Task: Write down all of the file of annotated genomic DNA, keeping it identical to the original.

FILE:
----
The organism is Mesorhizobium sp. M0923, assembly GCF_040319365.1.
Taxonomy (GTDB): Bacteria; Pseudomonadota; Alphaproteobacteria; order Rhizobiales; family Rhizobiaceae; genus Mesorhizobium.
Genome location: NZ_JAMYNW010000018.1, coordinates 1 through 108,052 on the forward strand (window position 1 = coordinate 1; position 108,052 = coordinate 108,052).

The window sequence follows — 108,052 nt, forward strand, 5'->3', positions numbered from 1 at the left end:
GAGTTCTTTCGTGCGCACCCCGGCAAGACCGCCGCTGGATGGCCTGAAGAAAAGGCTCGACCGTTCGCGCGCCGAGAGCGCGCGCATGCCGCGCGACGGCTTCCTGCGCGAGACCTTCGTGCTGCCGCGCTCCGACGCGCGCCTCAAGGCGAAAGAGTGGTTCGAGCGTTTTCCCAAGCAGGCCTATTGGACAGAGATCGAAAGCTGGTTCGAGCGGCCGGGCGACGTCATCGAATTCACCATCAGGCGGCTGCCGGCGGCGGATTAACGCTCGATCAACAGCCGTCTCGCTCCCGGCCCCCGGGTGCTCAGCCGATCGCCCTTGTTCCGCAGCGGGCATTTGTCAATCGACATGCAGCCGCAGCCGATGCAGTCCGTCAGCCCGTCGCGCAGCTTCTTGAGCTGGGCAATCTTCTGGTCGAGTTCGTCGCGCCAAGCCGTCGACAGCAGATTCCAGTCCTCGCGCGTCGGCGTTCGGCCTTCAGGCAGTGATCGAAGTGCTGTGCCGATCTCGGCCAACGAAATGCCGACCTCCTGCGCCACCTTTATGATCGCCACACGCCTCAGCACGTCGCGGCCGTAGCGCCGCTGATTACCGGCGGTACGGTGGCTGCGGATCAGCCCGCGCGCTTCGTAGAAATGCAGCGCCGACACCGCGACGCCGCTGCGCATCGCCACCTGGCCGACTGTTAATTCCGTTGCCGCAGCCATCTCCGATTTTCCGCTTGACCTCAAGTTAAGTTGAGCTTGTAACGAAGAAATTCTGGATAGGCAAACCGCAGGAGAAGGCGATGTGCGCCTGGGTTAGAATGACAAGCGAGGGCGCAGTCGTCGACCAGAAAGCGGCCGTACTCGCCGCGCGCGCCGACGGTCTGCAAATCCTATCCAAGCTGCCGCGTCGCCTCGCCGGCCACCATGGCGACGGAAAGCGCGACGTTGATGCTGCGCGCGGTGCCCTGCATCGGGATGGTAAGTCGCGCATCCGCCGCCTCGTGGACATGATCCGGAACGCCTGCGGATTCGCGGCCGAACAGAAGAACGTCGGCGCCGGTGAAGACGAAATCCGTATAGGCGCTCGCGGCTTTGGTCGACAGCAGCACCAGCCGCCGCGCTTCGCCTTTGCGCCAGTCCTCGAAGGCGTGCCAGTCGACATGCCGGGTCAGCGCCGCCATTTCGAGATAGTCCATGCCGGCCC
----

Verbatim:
The organism is Mesorhizobium sp. M0923, assembly GCF_040319365.1.
Taxonomy (GTDB): Bacteria; Pseudomonadota; Alphaproteobacteria; order Rhizobiales; family Rhizobiaceae; genus Mesorhizobium.
Genome location: NZ_JAMYNW010000018.1, coordinates 1 through 108,052 on the forward strand (window position 1 = coordinate 1; position 108,052 = coordinate 108,052).

The window sequence follows — 108,052 nt, forward strand, 5'->3', positions numbered from 1 at the left end:
GAGTTCTTTCGTGCGCACCCCGGCAAGACCGCCGCTGGATGGCCTGAAGAAAAGGCTCGACCGTTCGCGCGCCGAGAGCGCGCGCATGCCGCGCGACGGCTTCCTGCGCGAGACCTTCGTGCTGCCGCGCTCCGACGCGCGCCTCAAGGCGAAAGAGTGGTTCGAGCGTTTTCCCAAGCAGGCCTATTGGACAGAGATCGAAAGCTGGTTCGAGCGGCCGGGCGACGTCATCGAATTCACCATCAGGCGGCTGCCGGCGGCGGATTAACGCTCGATCAACAGCCGTCTCGCTCCCGGCCCCCGGGTGCTCAGCCGATCGCCCTTGTTCCGCAGCGGGCATTTGTCAATCGACATGCAGCCGCAGCCGATGCAGTCCGTCAGCCCGTCGCGCAGCTTCTTGAGCTGGGCAATCTTCTGGTCGAGTTCGTCGCGCCAAGCCGTCGACAGCAGATTCCAGTCCTCGCGCGTCGGCGTTCGGCCTTCAGGCAGTGATCGAAGTGCTGTGCCGATCTCGGCCAACGAAATGCCGACCTCCTGCGCCACCTTTATGATCGCCACACGCCTCAGCACGTCGCGGCCGTAGCGCCGCTGATTACCGGCGGTACGGTGGCTGCGGATCAGCCCGCGCGCTTCGTAGAAATGCAGCGCCGACACCGCGACGCCGCTGCGCATCGCCACCTGGCCGACTGTTAATTCCGTTGCCGCAGCCATCTCCGATTTTCCGCTTGACCTCAAGTTAAGTTGAGCTTGTAACGAAGAAATTCTGGATAGGCAAACCGCAGGAGAAGGCGATGTGCGCCTGGGTTAGAATGACAAGCGAGGGCGCAGTCGTCGACCAGAAAGCGGCCGTACTCGCCGCGCGCGCCGACGGTCTGCAAATCCTATCCAAGCTGCCGCGTCGCCTCGCCGGCCACCATGGCGACGGAAAGCGCGACGTTGATGCTGCGCGCGGTGCCCTGCATCGGGATGGTAAGTCGCGCATCCGCCGCCTCGTGGACATGATCCGGAACGCCTGCGGATTCGCGGCCGAACAGAAGAACGTCGGCGCCGGTGAAGACGAAATCCGTATAGGCGCTCGCGGCTTTGGTCGACAGCAGCACCAGCCGCCGCGCTTCGCCTTTGCGCCAGTCCTCGAAGGCGTGCCAGTCGACATGCCGGGTCAGCGCCGCCATTTCGAGATAGTCCATGCCGGCCC